There are reasons to suspect that the reverse is true — he could have made himself seem far worse than he appeared to his contemporaries. Autobiography inevitably involves choices and Burnside admits that he could have given a very different account of himself. After slopping around in temporary jobs for a year, he passed a Civil Service exam in 1985 and took a job in IT with the Ministry of Agriculture, Fisheries and Food. Two years later he joined a commercial software company and quickly made a name for himself as a consultant, working in knowledge-based systems. (His consultancy role explains his presence in Lytham in 1993, where he had been hired in by a local company.) As his professional life apparently flourished, his literary reputation grew. His third book of poetry, Feast Days, won the Geoffrey Faber Memorial Prize in 1994. A turning point came two years later. Dangled the carrot of a directorship at a computer company, he chose instead to write and teach. The following year, in 1995, when he was working as a tutor at Moniack Mhor, a writers’ retreat near Loch Ness, he met his wife-to-be, Sarah. All of that would add up to the appearance of normality, Burnside concedes, had it not been for his utter failure to engage with the world of work, and the social life around it.
He remained a phantom while, against all his expectations, most of the inhabitants of suburbia had, he says, quoting Don DeLillo, “a thick-lived tenor” to their lives. “I spent all those years trying to be normal, but not for one moment was I ever decent,” he says. “That’s what I wanted to be, I now realise, not normal but decent. Normal isn’t possible for someone like me. It wasn’t authentic, it wasn’t me. There were times when I ran five miles in the morning, had a shower and went to the office, times I went swimming — then I’d fall back into my old ways. I really didn’t give a f*** about anything or anyone during those spells. I didn’t like me during that time.”
Something else set him apart, he adds: the long shadow of mental illness. He recently self-diagnosed his former apophenia — an obsessive tendency to see connections where none exist — and he has a piece of paper from long ago on which some medical authority has defined his “psychosis and paranoia”. In other words, he could seem “high-functioning for 90 per cent of the time” but there were times when his life “just fell away”. On those occasions everything was managed by Prochlorperazine, a powerful drug used to control excessive anxiety, delusions, agitation and confusion.
He itemises how life arranged itself in those circumstances. “I went to work, I held up my end of conversations. I sat in the bar. I drove around. I went to antique fairs. I did my garden. But some of that time, all sorts of stuff was going on in my head. I have never known many people who had the weird mental life I knew then. I would walk along the street doing calculations with numbers. And I was having hallucinations — hallucinations that were as vivid as you sitting there. I don’t think I ever believed it would ever get that bad. I had an hallucination of St Augustine, in a cardigan, making tea. My God, that’s not normal.”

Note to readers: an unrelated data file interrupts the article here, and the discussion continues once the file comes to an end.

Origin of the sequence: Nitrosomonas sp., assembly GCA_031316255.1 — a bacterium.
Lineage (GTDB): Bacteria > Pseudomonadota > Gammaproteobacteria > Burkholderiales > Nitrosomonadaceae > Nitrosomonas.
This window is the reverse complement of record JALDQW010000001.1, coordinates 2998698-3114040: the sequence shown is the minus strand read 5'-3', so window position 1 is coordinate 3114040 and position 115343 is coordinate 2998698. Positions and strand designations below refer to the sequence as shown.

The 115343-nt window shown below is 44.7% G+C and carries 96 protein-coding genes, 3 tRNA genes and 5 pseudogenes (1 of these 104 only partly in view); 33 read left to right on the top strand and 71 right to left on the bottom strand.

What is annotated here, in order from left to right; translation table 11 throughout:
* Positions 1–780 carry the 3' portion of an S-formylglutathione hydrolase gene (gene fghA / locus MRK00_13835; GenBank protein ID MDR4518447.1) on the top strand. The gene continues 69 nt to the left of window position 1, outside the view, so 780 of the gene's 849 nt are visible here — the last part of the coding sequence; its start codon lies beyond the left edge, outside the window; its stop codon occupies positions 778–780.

It is probably significant that he keeps in touch with only one workmate from that suburban era. Other companions fell by the wayside. One, a charming young drunk in a suit, died alone when his pancreas exploded. Another seemed a harmless bar-room nerd, until he lured Burnside back to his house and implored his guest to murder the wife who was lying in a vodka-induced stupor on the couch. For the record, Burnside declined.
Long before Esmé came along, Burnside mortified himself most of all around women, who came and went in a succession of worthless encounters. Even when he managed to rekindle a beautiful relationship with Adele, a former lover, the story is tainted by the fact that she had already married another man. His liaison with Gina (like all the names in the book, it’s invented), a single mum, he describes as an altogether more “tawdry” business. He enjoyed visiting her at weekends, but it was not long before he was watching in horror as she doped her three kids with Valium to keep them quiet while she went partying. To his shame, he barely protested.
While he was writing his memoir, Burnside asked himself why he had conjured up such a bleak tale. The answer, he says, was his deep regard for Gina’s kids. For the first time, he had a sense of family around him, and he loved it. “In the end, I look back and tell myself that they really had a good life. That was really true, you know, she gave them Valium to make them sleep, so we could go out on Saturday night — but most of the time she was a really good mother.”
Near its conclusion, Waking Up in Toytown advances to the present and to this house, where, with Sarah and the couple’s two young sons, Burnside has created a proper happy family life at last. “It’s winter,” he writes, “the cold as hard as a knife, the snow perfect and unmarked on the fields around this house where I now live, almost perfectly sane, with a road into the afterlife running right past my front door.”
The language suggests that he might be a religious man. “That’s an interesting question,” he snorts. “I find that much harder to answer than ‘are you a quasi-paedophile?’” He mulls the religious matter over. “Yes and no. I am philosophically religious, but not attached. I have no sense of having a personal God or a personal soul.”
So is there an afterlife? This time there is no hesitation. “There is an afterlife all the time,” he retorts. “I don’t believe the person I am will survive, but I believe that life will continue, because we are all part of that greater life.
“Imagine being John Burnside for all eternity. I’ve hardly been able to stand it for 54 years. Who could possibly wish for that?”
Waking Up in Toytown is published by Jonathan Cape on January 7 at £16.99. To buy it for £15.29 call 0845 2712134 or visit timesonline.co.uk/booksfirst
This article appeared on page 3 of the Times Weekend Review (its book pages) but can be found here online, filed under "women - celebrity", Burnside.